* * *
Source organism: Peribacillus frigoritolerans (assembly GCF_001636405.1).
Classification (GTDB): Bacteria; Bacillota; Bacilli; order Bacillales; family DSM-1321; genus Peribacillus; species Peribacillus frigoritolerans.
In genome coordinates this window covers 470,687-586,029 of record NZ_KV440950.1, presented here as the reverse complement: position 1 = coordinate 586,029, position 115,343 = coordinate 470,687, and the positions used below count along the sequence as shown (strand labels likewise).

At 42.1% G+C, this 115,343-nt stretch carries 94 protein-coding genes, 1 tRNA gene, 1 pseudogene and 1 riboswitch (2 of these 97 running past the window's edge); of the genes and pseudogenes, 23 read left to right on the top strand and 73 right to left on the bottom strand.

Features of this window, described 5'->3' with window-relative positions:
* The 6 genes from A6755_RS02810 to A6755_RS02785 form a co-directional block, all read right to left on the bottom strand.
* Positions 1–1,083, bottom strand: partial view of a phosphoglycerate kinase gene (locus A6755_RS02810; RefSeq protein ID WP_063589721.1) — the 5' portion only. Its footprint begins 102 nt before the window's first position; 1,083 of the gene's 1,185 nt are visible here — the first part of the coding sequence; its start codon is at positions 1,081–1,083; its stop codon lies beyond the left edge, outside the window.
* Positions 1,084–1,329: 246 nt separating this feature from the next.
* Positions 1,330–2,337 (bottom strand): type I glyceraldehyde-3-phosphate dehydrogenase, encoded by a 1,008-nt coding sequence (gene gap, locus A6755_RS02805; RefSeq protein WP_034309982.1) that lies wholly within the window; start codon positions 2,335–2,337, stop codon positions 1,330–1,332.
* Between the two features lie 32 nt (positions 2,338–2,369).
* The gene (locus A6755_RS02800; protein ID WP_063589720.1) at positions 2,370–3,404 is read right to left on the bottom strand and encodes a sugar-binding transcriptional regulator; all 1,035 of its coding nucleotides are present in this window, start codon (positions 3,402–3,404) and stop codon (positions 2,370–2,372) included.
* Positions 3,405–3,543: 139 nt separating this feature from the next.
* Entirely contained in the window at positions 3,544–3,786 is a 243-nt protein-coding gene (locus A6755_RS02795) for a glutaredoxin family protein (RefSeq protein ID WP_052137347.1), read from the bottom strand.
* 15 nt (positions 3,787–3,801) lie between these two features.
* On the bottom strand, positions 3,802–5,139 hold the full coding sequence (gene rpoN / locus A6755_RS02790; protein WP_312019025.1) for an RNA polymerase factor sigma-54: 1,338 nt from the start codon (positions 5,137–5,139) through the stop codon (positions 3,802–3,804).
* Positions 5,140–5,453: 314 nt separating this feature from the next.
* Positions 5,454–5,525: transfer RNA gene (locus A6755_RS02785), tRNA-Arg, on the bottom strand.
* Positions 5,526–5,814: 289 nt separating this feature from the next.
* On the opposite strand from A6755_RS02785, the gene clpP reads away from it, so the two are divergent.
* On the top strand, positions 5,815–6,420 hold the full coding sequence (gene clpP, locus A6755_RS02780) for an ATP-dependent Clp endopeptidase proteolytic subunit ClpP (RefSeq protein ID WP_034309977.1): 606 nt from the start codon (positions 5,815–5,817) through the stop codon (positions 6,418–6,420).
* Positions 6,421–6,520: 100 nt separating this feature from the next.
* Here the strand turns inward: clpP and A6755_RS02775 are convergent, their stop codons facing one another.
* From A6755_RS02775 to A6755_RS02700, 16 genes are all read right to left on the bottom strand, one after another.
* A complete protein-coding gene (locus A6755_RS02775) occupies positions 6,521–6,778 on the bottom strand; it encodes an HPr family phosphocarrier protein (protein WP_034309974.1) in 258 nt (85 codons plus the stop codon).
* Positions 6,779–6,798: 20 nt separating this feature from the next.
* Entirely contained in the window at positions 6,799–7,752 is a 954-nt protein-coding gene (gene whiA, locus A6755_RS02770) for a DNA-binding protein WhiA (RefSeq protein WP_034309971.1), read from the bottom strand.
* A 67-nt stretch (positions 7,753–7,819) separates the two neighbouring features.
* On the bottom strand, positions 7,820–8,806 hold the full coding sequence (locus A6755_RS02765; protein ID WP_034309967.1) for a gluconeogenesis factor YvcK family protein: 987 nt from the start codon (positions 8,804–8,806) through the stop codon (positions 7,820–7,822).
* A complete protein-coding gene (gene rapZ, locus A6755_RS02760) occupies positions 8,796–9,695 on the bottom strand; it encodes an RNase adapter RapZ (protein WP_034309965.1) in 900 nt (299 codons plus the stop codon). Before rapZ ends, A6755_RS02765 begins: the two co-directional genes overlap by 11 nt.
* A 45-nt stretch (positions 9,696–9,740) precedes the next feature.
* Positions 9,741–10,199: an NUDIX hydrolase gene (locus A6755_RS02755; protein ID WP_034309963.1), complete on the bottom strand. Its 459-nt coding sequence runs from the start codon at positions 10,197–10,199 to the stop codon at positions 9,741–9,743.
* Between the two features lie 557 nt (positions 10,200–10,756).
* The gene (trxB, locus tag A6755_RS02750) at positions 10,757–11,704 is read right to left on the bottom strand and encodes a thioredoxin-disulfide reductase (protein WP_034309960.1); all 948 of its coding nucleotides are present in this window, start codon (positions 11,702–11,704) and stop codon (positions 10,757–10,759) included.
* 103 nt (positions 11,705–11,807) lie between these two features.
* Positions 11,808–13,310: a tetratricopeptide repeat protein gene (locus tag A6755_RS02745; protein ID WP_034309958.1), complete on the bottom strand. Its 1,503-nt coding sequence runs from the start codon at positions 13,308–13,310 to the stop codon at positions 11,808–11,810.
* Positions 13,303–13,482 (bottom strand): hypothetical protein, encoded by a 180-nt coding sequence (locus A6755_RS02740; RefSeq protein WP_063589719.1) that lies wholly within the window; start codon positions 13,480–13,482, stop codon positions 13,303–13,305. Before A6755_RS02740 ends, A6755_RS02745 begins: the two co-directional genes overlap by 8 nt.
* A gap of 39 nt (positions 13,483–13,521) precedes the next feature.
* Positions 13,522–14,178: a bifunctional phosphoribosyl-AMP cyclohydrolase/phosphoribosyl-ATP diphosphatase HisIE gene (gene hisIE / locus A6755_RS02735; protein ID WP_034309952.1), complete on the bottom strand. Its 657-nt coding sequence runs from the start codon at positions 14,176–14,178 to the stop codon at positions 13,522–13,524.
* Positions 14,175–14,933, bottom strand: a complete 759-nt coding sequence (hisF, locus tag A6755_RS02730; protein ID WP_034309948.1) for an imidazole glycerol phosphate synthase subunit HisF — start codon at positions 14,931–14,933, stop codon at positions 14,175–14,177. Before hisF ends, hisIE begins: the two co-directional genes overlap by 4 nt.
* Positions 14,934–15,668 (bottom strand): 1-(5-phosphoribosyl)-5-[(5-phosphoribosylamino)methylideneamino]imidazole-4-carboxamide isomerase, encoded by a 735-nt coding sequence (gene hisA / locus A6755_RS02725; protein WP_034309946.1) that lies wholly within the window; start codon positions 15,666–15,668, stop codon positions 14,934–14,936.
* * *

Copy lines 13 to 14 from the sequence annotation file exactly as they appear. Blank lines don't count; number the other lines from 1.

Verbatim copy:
* Entirely contained in the window at positions 3,544–3,786 is a 243-nt protein-coding gene (locus A6755_RS02795) for a glutaredoxin family protein (RefSeq protein ID WP_052137347.1), read from the bottom strand.
* 15 nt (positions 3,787–3,801) lie between these two features.